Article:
Everyone's a DJ
Disclaimer: We like to play music at a few bars and clubs around town. We don't consider ourselves a "DJ," per se, but rather, a "selector" with great taste in music. And we do invite our friends to come and "see us spin!" sometimes. Um, yeah... With that out of the way, we'll acknowledge that, indeed, everyone's a DJ and has been since this "trend" started to develop around the start of the millennium. As this much-touted clip illustrates, it has gotten out of hand in a few ways. The niche genres that people think make what they're doing special, for one. L.A. is the music capital of the world and has more clubs and bars than Portland, meaning that we've got way more friends who fancy themselves laptop spinners. Still, the photocopied-flyer attacks seen here aren't quite right for L.A. We're too cool for all that here. We just bury our friends digitally: with Facebook invites, timeline takeovers and obtrusive tagging techniques.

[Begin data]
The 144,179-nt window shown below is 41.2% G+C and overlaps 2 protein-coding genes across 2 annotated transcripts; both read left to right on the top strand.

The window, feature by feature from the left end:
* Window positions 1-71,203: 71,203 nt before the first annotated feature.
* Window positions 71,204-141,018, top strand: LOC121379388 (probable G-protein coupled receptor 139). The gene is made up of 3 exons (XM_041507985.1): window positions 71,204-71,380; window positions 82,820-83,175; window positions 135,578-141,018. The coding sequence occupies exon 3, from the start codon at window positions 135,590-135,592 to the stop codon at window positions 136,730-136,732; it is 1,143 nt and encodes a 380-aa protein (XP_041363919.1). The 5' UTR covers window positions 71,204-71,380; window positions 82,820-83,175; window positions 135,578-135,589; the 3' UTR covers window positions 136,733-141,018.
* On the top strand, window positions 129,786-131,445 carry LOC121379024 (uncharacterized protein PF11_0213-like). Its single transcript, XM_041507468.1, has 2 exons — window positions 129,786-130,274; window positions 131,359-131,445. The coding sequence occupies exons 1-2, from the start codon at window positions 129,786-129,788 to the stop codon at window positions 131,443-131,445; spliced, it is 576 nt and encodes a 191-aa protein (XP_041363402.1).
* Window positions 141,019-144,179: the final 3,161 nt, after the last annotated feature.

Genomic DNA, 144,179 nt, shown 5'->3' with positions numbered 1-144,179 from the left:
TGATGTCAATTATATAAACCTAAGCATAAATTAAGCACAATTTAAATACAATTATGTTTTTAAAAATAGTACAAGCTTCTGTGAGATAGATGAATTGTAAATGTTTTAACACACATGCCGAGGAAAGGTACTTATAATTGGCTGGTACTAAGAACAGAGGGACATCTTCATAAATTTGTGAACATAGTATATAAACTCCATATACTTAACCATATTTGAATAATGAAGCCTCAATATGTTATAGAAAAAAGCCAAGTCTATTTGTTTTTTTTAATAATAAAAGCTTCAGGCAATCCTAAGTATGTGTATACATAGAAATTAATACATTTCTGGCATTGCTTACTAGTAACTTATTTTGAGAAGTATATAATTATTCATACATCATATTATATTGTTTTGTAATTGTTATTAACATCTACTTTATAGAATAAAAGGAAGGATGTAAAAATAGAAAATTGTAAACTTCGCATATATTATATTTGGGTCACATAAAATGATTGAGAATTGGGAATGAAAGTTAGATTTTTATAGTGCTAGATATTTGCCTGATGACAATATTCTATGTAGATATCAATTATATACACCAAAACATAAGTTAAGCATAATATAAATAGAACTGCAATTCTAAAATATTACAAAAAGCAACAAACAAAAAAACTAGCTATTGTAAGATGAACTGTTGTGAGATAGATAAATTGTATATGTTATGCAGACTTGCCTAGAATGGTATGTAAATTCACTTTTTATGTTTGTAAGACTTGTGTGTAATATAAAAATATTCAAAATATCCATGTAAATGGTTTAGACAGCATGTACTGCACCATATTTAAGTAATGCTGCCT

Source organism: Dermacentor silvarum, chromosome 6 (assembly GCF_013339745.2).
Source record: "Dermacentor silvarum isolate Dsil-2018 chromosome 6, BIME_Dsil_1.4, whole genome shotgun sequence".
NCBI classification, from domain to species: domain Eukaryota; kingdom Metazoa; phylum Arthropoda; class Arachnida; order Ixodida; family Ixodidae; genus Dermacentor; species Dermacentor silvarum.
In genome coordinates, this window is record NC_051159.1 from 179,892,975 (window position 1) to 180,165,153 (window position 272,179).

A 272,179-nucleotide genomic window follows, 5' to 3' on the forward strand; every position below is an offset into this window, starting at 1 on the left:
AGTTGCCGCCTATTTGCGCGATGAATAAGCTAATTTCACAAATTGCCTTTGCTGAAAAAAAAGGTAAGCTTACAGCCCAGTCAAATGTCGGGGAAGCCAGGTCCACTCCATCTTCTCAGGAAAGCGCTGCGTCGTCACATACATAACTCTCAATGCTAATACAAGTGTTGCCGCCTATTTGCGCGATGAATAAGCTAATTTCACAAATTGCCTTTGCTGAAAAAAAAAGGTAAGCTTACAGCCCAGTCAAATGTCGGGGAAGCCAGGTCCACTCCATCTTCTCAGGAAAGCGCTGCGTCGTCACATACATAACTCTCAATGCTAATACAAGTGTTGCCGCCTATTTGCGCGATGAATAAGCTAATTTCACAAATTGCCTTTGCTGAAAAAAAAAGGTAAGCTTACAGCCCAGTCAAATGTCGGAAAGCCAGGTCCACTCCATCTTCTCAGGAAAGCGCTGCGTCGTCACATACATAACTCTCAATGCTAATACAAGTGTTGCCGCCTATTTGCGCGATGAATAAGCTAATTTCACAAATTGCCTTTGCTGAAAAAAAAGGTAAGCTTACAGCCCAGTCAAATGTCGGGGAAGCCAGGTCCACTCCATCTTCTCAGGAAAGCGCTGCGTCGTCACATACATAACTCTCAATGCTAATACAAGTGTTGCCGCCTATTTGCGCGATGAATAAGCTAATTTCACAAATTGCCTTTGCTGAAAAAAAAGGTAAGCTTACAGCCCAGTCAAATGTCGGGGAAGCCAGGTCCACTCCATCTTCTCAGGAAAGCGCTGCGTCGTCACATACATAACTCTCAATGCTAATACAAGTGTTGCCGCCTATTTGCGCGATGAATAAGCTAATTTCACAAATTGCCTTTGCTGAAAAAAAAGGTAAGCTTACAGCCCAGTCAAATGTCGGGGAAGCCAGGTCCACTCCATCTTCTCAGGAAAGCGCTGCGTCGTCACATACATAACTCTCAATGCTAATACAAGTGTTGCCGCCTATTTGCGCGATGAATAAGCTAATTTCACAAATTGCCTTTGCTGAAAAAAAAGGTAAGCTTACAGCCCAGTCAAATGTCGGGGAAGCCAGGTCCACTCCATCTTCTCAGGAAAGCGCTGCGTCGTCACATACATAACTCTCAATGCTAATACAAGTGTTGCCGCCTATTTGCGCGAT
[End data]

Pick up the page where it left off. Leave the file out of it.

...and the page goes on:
Artisanal, Organic, Locally Sourced Everything
Our cultural obsession with wholesome eating has gone way beyond organic foods. We practically have to see documents, photos and the name of the animal we'll be eating, for "ethical reasons." This episode skewered the hypocrisy and trendiness of food "label whores" who won't put anything that isn't branded or certified P.C. in their mouths. It eventually veered off into a Sister Wives spoof, but eating is a huge part of the show in general, and the 20 questions posed to the waitress are all too familiar in health-conscious Los Angeles.
And some L.A.-like subjects to be explored in Season 4, which is on now (including some spoilers)...
Downtown Parking & The 15 Minute Myth